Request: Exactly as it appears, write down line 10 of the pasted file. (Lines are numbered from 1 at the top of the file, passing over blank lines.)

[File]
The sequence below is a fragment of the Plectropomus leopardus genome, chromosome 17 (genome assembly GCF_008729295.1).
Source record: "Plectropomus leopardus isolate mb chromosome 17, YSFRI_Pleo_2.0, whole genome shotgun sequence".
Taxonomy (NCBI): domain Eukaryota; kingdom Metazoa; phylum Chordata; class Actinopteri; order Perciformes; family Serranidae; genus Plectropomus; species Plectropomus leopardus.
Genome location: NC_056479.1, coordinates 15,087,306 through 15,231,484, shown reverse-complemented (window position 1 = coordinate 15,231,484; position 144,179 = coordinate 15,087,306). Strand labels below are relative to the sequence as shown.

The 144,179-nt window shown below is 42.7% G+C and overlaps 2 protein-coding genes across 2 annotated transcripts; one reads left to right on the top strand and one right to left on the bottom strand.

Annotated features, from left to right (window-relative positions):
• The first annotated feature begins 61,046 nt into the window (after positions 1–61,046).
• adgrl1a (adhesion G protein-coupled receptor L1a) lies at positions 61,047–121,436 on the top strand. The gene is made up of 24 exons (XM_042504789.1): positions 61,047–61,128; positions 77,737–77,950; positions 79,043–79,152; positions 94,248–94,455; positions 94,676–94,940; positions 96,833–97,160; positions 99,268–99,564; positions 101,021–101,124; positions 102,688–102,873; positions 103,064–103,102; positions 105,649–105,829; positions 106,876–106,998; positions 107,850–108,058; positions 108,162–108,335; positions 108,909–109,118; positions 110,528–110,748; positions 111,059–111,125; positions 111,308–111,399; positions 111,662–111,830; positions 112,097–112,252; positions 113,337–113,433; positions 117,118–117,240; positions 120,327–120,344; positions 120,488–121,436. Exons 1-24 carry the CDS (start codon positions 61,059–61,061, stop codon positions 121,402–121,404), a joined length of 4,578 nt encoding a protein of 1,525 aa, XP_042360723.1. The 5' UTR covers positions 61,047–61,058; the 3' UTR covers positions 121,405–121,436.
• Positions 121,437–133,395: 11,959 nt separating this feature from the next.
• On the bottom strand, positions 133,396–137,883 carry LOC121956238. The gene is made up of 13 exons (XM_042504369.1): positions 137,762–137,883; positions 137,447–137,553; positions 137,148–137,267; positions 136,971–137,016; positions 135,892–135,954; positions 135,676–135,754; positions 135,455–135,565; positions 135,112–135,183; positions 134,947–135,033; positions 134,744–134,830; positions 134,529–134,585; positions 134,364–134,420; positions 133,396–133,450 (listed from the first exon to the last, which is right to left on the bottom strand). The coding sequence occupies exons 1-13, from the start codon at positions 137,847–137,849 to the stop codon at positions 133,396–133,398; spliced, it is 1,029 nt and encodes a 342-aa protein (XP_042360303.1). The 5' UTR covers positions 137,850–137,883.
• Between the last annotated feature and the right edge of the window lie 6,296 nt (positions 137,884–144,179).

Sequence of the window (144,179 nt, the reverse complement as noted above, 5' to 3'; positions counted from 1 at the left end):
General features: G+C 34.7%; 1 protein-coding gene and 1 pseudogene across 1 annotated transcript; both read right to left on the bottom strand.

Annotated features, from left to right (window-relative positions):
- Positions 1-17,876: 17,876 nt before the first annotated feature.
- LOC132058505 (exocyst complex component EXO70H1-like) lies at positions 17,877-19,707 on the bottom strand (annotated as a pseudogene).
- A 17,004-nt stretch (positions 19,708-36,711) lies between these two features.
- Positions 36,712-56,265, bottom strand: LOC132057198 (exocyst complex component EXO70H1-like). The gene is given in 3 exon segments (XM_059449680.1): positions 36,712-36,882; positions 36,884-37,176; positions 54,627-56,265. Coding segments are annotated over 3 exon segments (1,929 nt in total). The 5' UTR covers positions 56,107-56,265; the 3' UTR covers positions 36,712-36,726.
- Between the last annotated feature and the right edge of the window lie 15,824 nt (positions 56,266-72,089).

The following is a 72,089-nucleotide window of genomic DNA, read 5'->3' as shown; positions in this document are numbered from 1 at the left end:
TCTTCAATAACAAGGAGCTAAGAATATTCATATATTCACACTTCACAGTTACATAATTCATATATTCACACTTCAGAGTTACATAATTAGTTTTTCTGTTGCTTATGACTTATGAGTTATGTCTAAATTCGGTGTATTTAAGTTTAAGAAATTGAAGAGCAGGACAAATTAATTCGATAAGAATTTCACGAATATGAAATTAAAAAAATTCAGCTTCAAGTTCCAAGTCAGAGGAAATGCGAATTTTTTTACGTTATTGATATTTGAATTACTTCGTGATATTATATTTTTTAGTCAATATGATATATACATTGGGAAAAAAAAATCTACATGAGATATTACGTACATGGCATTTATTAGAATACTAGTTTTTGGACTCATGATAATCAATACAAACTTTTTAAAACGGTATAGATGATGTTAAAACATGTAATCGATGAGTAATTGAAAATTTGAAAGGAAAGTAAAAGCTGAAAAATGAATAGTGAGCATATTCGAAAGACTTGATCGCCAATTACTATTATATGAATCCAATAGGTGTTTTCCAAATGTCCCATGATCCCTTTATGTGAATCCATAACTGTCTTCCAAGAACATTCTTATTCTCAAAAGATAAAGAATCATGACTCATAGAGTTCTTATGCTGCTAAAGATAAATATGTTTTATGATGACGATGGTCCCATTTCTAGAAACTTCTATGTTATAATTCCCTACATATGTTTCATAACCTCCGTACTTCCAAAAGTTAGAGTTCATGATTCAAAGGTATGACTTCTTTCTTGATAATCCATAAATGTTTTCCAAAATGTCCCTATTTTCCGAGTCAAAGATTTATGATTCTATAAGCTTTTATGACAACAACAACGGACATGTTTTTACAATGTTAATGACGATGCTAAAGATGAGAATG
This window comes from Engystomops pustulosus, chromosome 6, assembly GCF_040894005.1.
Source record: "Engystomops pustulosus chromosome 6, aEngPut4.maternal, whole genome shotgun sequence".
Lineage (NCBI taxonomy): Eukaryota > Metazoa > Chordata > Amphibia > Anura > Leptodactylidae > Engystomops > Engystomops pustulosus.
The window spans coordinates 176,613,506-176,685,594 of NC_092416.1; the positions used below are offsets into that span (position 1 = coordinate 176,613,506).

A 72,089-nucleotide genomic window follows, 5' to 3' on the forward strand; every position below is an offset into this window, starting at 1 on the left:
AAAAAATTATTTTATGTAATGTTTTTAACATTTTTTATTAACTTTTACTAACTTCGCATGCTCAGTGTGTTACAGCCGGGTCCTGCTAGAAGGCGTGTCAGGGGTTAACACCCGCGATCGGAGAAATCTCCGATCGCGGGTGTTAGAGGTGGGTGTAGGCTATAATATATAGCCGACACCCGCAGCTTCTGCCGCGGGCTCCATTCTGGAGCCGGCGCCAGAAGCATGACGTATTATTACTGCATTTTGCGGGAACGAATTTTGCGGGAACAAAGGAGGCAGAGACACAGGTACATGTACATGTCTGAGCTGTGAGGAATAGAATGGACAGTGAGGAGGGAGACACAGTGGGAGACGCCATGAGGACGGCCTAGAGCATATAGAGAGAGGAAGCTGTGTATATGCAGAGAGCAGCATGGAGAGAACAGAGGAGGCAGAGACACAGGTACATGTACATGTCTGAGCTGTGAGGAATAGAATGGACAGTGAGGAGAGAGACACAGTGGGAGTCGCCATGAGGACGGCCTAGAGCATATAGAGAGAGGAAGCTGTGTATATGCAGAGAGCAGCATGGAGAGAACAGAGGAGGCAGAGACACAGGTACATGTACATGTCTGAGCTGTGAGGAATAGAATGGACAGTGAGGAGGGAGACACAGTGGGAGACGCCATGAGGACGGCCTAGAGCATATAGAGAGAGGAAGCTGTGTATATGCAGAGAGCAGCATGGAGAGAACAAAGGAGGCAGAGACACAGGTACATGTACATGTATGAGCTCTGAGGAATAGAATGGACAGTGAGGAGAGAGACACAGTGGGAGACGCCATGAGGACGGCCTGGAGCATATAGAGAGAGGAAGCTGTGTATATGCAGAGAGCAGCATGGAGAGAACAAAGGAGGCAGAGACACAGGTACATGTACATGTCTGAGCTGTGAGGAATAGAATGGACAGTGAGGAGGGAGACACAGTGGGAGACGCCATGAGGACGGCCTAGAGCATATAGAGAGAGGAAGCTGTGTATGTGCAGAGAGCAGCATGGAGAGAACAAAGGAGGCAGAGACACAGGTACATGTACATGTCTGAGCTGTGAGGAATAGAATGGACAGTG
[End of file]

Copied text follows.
• On the bottom strand, positions 133,396–137,883 carry LOC121956238. The gene is made up of 13 exons (XM_042504369.1): positions 137,762–137,883; positions 137,447–137,553; positions 137,148–137,267; positions 136,971–137,016; positions 135,892–135,954; positions 135,676–135,754; positions 135,455–135,565; positions 135,112–135,183; positions 134,947–135,033; positions 134,744–134,830; positions 134,529–134,585; positions 134,364–134,420; positions 133,396–133,450 (listed from the first exon to the last, which is right to left on the bottom strand). The coding sequence occupies exons 1-13, from the start codon at positions 137,847–137,849 to the stop codon at positions 133,396–133,398; spliced, it is 1,029 nt and encodes a 342-aa protein (XP_042360303.1). The 5' UTR covers positions 137,850–137,883.